The problem with puppies is that sooner, rather than later, they are teenagers and teenagers as we all know can be a major pain in the rear.

Someone told me once, “you were the smartest you’ll ever when you’re 17”. At the time it didn’t make a whole lot of sense to me, silly statement with not an ounce of truth to it since there was so much left to learn, but good luck teaching me; yet the older I got the more I saw the truth in that statement. When you’re 17, you ARE the smartest person in the world as you know it, certainly smarter than your parents who know nothing, and your teachers…what do they know besides books? It takes time, experience and age to realize that the older you get the less you really know. Dogs aren’t too much different in that respect; all of that “puppy training”, all of that time and effort, that belief that the two of you had a real understanding goes right out the window in what seems like a blink of an eye and all of a sudden they are deaf, dumb and blind; especially to your requests. Everything and anything on the planet is suddenly more interesting that you are, or seemingly ever were. So where did all of that training go?

Well, just as with children it went with gender maturity and entering into the area of finding ones place in the world.
This, to me, is one of the most crucial times in the human/dog relationship; it is when the real bonds are formed, when the trust is built or destroyed, when the relationship is cemented. It can be a trying time for most dog owners who often fail to consider that it is also a trying time for their young dog and many mistakes are often made in communication during this time. The honeymoon is over, it’s time for the real work to begin to build that life long trust and working relationship; and have no doubt, every family companion dog out there has a very heavy work load. Where specialty dogs, trained to do specific tasks day in and day out have a pretty black and white set of rules to abide by, the average family companion lives in a world of 100’s of gray areas and the difficulty in communicating with a species that will never understand any human language with humans having very little real understanding as to how to communicate in a way their dog understands is a trying time for all.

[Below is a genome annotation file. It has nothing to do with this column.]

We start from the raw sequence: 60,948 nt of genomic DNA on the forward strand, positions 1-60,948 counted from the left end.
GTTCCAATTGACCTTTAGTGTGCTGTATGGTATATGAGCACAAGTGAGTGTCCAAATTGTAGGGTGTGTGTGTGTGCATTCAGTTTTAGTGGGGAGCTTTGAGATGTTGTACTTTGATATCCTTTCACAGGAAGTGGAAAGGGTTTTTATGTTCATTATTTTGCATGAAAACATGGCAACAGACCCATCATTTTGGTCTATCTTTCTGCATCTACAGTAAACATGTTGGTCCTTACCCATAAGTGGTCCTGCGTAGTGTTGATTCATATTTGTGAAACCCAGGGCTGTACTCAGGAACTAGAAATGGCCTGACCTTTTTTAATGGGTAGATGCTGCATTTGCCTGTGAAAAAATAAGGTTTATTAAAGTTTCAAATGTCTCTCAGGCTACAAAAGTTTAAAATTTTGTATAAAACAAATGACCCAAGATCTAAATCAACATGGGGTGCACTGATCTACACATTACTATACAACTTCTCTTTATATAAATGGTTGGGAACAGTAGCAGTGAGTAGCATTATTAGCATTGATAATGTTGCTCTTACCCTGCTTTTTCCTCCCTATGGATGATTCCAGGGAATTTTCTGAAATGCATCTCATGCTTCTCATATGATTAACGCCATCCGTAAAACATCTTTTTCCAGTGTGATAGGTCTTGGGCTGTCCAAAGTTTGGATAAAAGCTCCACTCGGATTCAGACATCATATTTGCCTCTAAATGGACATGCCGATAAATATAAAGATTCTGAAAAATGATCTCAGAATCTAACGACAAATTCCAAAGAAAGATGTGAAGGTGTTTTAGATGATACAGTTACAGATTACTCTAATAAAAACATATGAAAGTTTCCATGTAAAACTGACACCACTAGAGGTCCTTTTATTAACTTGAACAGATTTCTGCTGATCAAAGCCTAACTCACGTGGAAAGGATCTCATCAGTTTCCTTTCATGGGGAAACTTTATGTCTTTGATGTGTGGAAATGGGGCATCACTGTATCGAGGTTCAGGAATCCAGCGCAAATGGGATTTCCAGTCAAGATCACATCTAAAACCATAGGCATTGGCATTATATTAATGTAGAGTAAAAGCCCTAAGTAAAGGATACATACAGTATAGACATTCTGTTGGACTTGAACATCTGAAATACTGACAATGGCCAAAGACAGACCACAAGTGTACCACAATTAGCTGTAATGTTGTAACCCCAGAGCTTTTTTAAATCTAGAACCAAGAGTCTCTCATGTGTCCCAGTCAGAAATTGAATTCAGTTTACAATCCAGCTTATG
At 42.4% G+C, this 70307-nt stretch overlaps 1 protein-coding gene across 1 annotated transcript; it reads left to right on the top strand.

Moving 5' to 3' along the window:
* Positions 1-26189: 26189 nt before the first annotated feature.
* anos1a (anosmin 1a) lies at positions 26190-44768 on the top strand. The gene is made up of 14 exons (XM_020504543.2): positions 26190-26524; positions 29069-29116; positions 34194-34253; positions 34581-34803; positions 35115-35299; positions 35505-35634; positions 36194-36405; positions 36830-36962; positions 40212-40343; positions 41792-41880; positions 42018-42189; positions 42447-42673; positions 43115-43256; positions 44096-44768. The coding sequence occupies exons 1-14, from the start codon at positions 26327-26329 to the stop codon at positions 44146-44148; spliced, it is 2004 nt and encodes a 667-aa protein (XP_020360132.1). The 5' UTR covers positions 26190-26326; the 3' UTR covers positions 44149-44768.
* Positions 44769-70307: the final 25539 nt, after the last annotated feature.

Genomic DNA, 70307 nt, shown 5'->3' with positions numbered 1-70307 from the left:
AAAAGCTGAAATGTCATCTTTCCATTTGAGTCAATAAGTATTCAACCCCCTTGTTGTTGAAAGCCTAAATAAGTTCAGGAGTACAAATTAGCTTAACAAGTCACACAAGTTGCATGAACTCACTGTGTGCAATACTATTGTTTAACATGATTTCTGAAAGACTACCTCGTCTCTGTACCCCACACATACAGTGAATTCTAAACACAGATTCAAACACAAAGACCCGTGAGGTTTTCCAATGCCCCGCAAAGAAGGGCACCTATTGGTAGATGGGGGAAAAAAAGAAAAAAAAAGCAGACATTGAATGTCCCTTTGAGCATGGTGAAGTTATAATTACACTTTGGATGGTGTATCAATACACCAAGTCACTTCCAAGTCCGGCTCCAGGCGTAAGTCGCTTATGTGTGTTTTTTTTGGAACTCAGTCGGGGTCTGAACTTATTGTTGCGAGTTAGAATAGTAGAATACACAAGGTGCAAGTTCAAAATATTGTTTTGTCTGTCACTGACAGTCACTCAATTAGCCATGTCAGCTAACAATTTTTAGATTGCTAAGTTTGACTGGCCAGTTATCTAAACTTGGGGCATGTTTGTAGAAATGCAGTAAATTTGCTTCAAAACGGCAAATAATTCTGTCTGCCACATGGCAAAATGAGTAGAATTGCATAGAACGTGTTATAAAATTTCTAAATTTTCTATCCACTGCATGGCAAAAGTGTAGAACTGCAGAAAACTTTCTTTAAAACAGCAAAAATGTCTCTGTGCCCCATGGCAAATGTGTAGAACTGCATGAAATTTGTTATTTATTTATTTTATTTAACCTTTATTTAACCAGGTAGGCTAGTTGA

The teenage period can make or break a dog/human relationship and is the most prevalent time span in which people opt to get rid of their dog; it’s the time when every bad behavior imaginable begins to emerge. Not that much different than that of a teen age child.

Puppy training trains puppies and just like with all species, education must continue and advance to meet the needs and requirements for development. Just because you had the “perfect puppy” and did everything you were suppose to do just so, doesn’t mean their training and education is over; quite the contrary, it’s just beginning on a whole new level.
So sit back and think about all of those aspirations you had for your pup the day you brought it home, all of those things you wanted to do with you pup once it was grown, because this is the time to begin seeing those dreams realized by advancing their education to suite their age and needs.
It is also the time when they need you the most and the time that they’re brain needs the stimulation of more learning, the time when they need you to show them you’ve got their back and you are in fact a team, a friend, a companion to them as you want them to be to you.

Get creative with your training, don’t get stuck in the rut of “basic obedience redundancy”. If your pup was taught the basics, they are all still there despite their refusal at times to comply or acknowledge your commands/requests; reprimanding them for things outside of their control is of no use to them or you and will do far more damage than good . Use those commands in a whole new way to build more commands, make them fun and engaging as opposed to falling in the trap of ‘barking’ commands at your young dog and being frustrated when they ignore you. Obedience commands should not be used to “control” your dog but rather to give them the basic skill set to work with you.

…I will go into some detail as to what one can do with some of those basic obedience commands to help build a strong relationship and bond with your companion, your housemate, your friend and confident in another post.

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